Many memorable weather events, some of which people may want to forget, impacted transportation and the general public in 2020. These are five of the most notable ones.
The derecho that hit eastern Iowa on Aug. 10 is officially the most costly thunderstorm in recorded U.S. history. A derecho is a widespread, long-lasting, straight-line windstorm associated with a band of rapidly moving showers or thunderstorms.
According to the National Oceanic and Atmospheric Administration (NOAA), the derecho started in South Dakota and traveled nearly 800 miles in just 14 hours, causing a total of $7.5 billion in damage. Iowa took the brunt of the storm, with the state’s top wind gust of 126 mph in the town of Atkins. The winds flipped tractor-trailers in parts of Iowa and resulted in widespread power outages and structural damage.
Record-breaking hurricane season
The 2020 hurricane season had more named storms than any Atlantic hurricane season on record, totaling 30. This average number of named storms is 12.
The season began early when Tropical Storm Arthur formed on May 14, more than two weeks before the official start of the season on June 1. That made for a record sixth consecutive year with a tropical system forming before June 1.
Of the 30 named storms, 13 became hurricanes, six became major hurricanes (Category 3 or higher) and 12 made U.S. landfall. These storms were responsible for more than $41 billion in wind and flood damage, as well as more than 40 deaths.
A record five storms made landfall in Louisiana, including Hurricane Laura in late August. The Category 4 storm was the strongest to hit Louisiana in 150 years. In Louisiana alone, Hurricane Laura killed 33 people and caused $14 billion in damages. It also destroyed the Lake Charles Doppler radar and prompted the temporary shutdown of the dilapidated Interstate 10 bridge between Lake Charles and Westlake.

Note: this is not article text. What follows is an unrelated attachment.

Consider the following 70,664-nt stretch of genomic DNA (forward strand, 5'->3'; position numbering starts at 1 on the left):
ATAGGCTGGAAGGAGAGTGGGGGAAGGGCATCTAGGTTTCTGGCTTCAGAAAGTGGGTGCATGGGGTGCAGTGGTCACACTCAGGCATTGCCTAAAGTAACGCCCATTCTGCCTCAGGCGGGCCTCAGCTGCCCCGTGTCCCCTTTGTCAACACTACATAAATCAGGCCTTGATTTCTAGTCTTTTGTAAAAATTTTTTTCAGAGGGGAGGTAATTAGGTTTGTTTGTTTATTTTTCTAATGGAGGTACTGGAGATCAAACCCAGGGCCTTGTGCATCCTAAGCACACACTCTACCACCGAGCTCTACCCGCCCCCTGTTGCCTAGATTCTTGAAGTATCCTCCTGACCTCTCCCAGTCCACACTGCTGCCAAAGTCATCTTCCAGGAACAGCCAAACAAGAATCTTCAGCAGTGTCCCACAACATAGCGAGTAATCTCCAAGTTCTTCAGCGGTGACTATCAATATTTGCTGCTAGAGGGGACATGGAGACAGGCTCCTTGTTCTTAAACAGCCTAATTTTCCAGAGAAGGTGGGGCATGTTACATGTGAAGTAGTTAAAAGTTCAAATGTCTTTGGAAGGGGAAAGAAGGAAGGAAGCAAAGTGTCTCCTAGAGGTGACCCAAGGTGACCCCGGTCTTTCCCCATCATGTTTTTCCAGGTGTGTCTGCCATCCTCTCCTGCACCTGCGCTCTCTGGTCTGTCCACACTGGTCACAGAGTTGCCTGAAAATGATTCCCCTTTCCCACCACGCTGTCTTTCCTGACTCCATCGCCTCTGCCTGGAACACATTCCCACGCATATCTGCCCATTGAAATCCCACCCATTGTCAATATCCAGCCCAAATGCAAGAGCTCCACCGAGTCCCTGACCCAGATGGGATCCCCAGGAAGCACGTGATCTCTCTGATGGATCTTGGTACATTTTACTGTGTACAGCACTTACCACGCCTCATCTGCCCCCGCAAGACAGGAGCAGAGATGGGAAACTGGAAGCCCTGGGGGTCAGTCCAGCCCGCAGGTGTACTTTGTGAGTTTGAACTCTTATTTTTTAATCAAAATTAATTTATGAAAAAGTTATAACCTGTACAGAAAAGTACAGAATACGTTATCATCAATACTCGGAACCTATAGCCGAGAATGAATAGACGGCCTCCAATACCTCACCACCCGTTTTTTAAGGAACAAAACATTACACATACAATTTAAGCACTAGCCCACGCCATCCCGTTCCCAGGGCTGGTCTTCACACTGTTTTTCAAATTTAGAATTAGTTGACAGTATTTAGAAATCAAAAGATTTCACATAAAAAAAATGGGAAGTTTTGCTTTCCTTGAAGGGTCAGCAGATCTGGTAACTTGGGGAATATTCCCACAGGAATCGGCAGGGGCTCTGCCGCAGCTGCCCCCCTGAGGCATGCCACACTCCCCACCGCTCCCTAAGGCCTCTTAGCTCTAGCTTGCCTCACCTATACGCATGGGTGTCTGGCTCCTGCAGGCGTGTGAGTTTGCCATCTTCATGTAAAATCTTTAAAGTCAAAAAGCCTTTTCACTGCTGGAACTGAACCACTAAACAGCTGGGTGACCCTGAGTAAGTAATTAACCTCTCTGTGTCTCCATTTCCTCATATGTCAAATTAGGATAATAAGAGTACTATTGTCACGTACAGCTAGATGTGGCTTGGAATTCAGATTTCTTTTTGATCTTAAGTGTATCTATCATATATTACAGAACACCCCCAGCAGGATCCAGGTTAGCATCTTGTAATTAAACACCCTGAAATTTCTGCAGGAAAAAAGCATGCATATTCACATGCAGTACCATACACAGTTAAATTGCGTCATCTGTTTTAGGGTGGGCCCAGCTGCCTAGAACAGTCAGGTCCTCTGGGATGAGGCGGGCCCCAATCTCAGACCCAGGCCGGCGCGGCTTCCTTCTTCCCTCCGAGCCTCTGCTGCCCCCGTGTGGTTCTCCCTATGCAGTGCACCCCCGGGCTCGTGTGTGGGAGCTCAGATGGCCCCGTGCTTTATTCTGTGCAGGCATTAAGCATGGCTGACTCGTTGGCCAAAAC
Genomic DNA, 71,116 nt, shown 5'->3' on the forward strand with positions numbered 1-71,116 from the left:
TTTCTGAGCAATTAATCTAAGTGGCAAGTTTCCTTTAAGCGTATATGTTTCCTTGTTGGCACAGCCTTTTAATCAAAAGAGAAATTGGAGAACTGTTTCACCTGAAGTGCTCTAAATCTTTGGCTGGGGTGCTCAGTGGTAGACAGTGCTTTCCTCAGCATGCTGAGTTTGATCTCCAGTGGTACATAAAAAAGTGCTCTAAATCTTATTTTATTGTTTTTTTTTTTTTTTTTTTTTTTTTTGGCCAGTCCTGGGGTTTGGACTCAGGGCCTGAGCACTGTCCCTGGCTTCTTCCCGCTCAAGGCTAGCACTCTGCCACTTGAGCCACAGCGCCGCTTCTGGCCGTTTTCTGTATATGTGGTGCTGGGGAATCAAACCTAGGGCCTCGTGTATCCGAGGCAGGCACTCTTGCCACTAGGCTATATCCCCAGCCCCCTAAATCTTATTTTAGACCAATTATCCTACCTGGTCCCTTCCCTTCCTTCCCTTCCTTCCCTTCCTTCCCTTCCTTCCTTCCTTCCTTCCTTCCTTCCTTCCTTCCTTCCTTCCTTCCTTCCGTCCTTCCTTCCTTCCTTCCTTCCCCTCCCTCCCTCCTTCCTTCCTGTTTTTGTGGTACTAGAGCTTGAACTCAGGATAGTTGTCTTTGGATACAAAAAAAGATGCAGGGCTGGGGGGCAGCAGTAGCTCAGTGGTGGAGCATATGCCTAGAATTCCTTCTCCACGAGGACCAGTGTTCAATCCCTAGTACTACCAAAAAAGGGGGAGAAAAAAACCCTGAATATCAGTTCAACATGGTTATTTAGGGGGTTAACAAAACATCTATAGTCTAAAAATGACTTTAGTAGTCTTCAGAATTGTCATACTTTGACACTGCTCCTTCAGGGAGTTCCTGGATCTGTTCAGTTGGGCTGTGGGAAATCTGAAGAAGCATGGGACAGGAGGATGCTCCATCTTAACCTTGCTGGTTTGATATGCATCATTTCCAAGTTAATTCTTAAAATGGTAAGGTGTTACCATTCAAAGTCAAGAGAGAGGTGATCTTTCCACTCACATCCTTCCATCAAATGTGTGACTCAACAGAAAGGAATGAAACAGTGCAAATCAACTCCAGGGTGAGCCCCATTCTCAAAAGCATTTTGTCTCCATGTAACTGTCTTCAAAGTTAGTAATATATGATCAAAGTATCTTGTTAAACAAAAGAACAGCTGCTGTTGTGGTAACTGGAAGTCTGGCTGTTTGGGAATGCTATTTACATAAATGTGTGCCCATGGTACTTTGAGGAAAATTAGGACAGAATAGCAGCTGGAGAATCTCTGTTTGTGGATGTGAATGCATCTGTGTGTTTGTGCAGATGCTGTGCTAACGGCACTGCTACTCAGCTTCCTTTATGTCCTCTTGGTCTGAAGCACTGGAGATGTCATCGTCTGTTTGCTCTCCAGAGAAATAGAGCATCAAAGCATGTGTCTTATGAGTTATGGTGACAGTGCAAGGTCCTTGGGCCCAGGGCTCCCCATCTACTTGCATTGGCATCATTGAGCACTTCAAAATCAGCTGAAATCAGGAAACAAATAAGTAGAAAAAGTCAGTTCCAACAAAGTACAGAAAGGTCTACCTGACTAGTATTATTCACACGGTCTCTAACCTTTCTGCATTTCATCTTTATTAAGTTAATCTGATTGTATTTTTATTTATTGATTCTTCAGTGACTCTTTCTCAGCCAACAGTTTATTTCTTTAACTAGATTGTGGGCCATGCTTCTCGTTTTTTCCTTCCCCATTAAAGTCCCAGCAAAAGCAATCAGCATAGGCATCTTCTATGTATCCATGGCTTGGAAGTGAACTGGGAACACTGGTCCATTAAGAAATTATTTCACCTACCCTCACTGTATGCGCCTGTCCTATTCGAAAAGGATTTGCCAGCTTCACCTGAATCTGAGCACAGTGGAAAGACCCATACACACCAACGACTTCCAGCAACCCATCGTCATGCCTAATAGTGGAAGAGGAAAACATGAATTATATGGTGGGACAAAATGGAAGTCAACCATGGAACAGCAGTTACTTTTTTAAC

Oklahoma ice storm
A few days before Halloween, a frightening ice storm knocked out power to around half a million customers in Oklahoma. Some people went without power for more than a week after the storm weighed down electrical lines, utility lines and trees across the state. It was the first time in Oklahoma that the National Weather Service (NWS) ever issued an ice storm warning in October. Also, it was the single-worst Oklahoma ice storm on record in more than five years, causing around $27 million in damage. In some areas, ice accumulation was more than 2 inches thick. Sagging live power lines sparked, setting many homes and buildings on fire.
Nearly 150 people were injured due to falling trees, fires and automobile accidents.
Easter tornado outbreak
On April 12, Easter Sunday, more than 180 tornadoes touched down in eight Southern states, from Texas to North Carolina. An additional 35 popped up the next day, from Florida to Maryland. It was the deadliest tornado outbreak in the U.S. in six years. Three states in the impact zone recorded 20 or more tornadoes during those two days. The outbreak caused more than $450 million in damage to homes, businesses and power grids.
EF3 tornado damage to the BorgWarner plant in Seneca, South Carolina, April 13, 2020. (Photo: NOAA)
More than 30 people died, with around 100 injured, 60 of them in Hampton County, South Carolina. The strongest tornado was an EF4 that hit southern Mississippi, producing estimated winds of 190 mph and reaching a maximum width of 2.25 miles.
Saharan dust plumes occur regularly, sending dust from the Sahara Desert across the Atlantic to the Southeastern U.S. most summers. But during 2020, that cloud made its way all the way to the Midwest, leaving a hazy sky in its wake. The dust plume reached as far north as the Dakotas, Minnesota and Wisconsin, and made for colorful sunsets.
People in Houston, New Orleans and Tampa, Florida, saw intense haze. They also experienced dangerous amounts of air pollution. Near Lake Charles, Louisiana, the Air Quality Index reached 10 times higher than the 24-hour Environmental Protection Agency standard.